The Centre’s decision to abrogate Jammu and Kashmir’s special status on August 5 led to an unannounced shutdown in the valley even as authorities imposed severe restrictions, including on communication, which were later gradually eased out.
Postpaid mobile services on all networks were restored in the Valley on October 14, 72 days after they were snapped.
However, pre-paid mobile phones and all internet services continue to remain suspended since August 5.
The government has set up a ‘Media Facilitation Centre’ at a conference hall of a local hotel here for journalists to discharge their professional duties. But the media persons complain that it has not enough computers and they have to wait for hours for their turn.
The journalists demanded immediate restoration of the services to facilitate the media persons to discharge their professional duties.
“Limited Internet access has been provided to the Srinagar Municipal Corporation, Health Department, Forest Department, Planning Department, the office of the Deputy Commissioners at the district level, hospitals, etc.,” a senior government official told The Hindu on the condition of anonymity.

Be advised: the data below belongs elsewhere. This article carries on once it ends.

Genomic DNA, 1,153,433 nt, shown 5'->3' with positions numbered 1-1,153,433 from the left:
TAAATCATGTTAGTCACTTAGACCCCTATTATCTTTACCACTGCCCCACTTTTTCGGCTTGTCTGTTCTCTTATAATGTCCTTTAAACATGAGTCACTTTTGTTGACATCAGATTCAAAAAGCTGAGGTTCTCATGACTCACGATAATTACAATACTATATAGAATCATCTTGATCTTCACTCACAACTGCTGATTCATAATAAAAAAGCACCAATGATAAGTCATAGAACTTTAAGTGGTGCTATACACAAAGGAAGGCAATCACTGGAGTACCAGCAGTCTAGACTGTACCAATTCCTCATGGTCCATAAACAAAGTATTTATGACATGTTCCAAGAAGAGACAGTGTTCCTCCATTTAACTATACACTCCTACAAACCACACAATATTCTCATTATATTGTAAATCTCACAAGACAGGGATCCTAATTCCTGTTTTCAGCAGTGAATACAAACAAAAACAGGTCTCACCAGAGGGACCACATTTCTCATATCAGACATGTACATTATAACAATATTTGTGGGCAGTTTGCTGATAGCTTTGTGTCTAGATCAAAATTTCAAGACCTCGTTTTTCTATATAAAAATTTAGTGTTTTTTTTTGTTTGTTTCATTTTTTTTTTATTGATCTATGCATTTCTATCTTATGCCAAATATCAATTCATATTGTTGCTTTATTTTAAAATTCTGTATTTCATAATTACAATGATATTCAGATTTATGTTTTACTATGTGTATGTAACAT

However, the government has so far denied the service to local newspapers and media houses, including the Kashmir Press Club. A government-run media felicitation centre continues to remain single window for hundreds of journalists to file their daily reports.
A majority of hospitals and universities, including Kashmir University and the Islamic University of Science and Technology, continue to function without Internet. However, a few FM ratio stations have been allowed controlled access.
A police official said the government may restore Internet in phases and with certain restrictions.
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